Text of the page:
Case Closed

Maybe I’m reading too much into this, but the final substantive words in the Order were: “Case Closed.”

Bet the Judge was happy to write those words.

So How Does The Attorney’s Fees Award Work?

The Judge’s decision does not address how the award of attorney’s fees works as between the Gibsons and their lawyers.

The lawyer’s took the case on a 40% contingent fee, which on the $25 million damages judgment is $10 million.

How this calculation will work? My assumption is that the attorney’s fees awarded by the court are not subject to the contingent fee. So if and when the judgment is collected, and putting aside interest on the judgment, the lawyers get $10 million out of the $25 million, and the Gibson’s get the roughly $6.3 million attorney fee award. So the Gibson’s walk away with $15 million on the judgment and plus the attorney’s fees, totaling between $21-22 million. If I can confirm this, I’ll update.

[Featured Image: Four generations of Gibsons after Jury Verdict][Photo Credit Legal Insurrection Foundation]

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Gibson’s Bakery v. Oberlin College – Order Awarding Attoney’s Fees and Expenses by Legal Insurrection on Scribd

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Comments

smalltownoklahoman | July 17, 2019 at 3:43 pm

Another big win for Gibson and it’s team! Money well earned too by their lawyers!

    Brave Sir Robbin in reply to smalltownoklahoman. | July 18, 2019 at 12:04 am

    Oberlin would have to be insane to appeal this. Therefore, I predict that is exactly what they will so.

    JusticeDelivered in reply to smalltownoklahoman. | July 19, 2019 at 7:41 am

    I have been on Waterloo University campus for several days. I brought this case up and everyone I talked too had bought the lie that Oberlin College was a victim in the case. This is another example of Black Liars Matter.

    In my opinion, Carmen Twillie Ambar’s repeated false claims about this case have further damaged Gibson’s reputation on a national scale.

    I really think that Oberlin College deserves to be sued again for continuing to defame Gibsons. Maybe they could win an even bigger judgement the second time.

I can hardly wait for the email blast to alumni from el Presidente of Oberlin explaining this ruling.

I wonder how Oberlin can figure out a way to fund raise off this. It seems the left now use every cause, every bit of news, every stupid move they make, as an excuse to fund raise.

I also wonder why anyone would bother to give Oberlin any money, given how poor their stewardship of those funds have been.

Great news. This will encourage attorneys across the nation to defend the likes of the Gibsons.

    MajorWood in reply to TheFineReport.com. | July 17, 2019 at 4:48 pm

    And that is exactly why Oberlin spent $5M trying to win at all costs. They had to win once they had engaged. This case could almost be a stand alone chapter in “The Art of War.”

    And since they have refused to acknowledge their mistake, they will make it again .

      Valerie in reply to MajorWood. | July 17, 2019 at 7:49 pm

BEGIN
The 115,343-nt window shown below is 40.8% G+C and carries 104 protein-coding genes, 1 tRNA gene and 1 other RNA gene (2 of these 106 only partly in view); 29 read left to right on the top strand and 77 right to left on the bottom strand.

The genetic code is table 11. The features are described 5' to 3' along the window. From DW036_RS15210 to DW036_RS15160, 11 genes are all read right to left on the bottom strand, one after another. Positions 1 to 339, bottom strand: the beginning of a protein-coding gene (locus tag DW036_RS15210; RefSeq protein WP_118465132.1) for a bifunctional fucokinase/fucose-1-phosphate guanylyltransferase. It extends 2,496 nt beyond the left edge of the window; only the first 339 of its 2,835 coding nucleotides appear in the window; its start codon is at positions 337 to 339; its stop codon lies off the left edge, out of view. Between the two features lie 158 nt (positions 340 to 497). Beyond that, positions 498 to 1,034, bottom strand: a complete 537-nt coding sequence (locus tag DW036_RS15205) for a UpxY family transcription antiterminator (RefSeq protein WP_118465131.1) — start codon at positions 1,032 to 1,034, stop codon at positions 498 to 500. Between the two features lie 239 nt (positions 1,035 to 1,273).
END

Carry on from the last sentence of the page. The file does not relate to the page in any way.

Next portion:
They would have won if they had issued a gracious apology, even after the demonstrations and cancelling the contract.

      Instead, they decided to deploy their asymmetric position to destroy that business.

        MajorWood in reply to Valerie. | July 17, 2019 at 8:22 pm

        >> Instead, they decided to deploy their asymmetric position to destroy that business. <<

        And these are the questions that need to be answered. Who decided, and when, and why? Was it a strategy devised early and played out, or did it morph into other stuff as opportunities presented themselves. I harp on this because the problem cannot be fixed until the problem is identified. It wouldn't surprise me if Krislov becomes the whipping boy her since he is already gone, but there is still a lot of blame to be shared among those still present. And I hope that holy hell is raised for anyone who leaves with an extra penny in their pocket. So basically, if no one is identified, then they don't know what to fix, and the problem will then persist. At least the next victim will know who to get as their lawyer. 😉

    Yes! Drag $5.6 million through a courthouse and you will attract atention.

This might leave a mark on Oberlin’s check book.

Hey Aladin:

Do the math! Over $30,000,000 for (3) bottles of wine … that’s over $10,000,000 per bottle! Must have been damn good stuff!

    Tom Servo in reply to walls. | July 17, 2019 at 4:49 pm

    Every Bottle was full of Sweet, Sweet, SJW Tears!

    PostLiberal in reply to walls. | July 18, 2019 at 4:41 pm

    An irony here is that Aladin made a written admission to the court that racism was not involved in his being arrested. If Oberlin College had similarly made a written statement that racism was not involved in the arrest of Aladin and the two other Oberlin College students, there would have been no lawsuit.

Court costs- what do they consist of? Judges and juries time? Courtroom rental? I’m curious. Anyone know?

I tend to think of the judgement as a charge to the university for attempting to intimidate the community of the town into allowing any lawless act by students of the university. Gibson’s was just the vessel chosen by the university to show the town what the university could do to them if all the others did not allow the students free reign in lawless behavior with no consequence to them.

    Silvertree in reply to kyrrat. | July 17, 2019 at 11:50 pm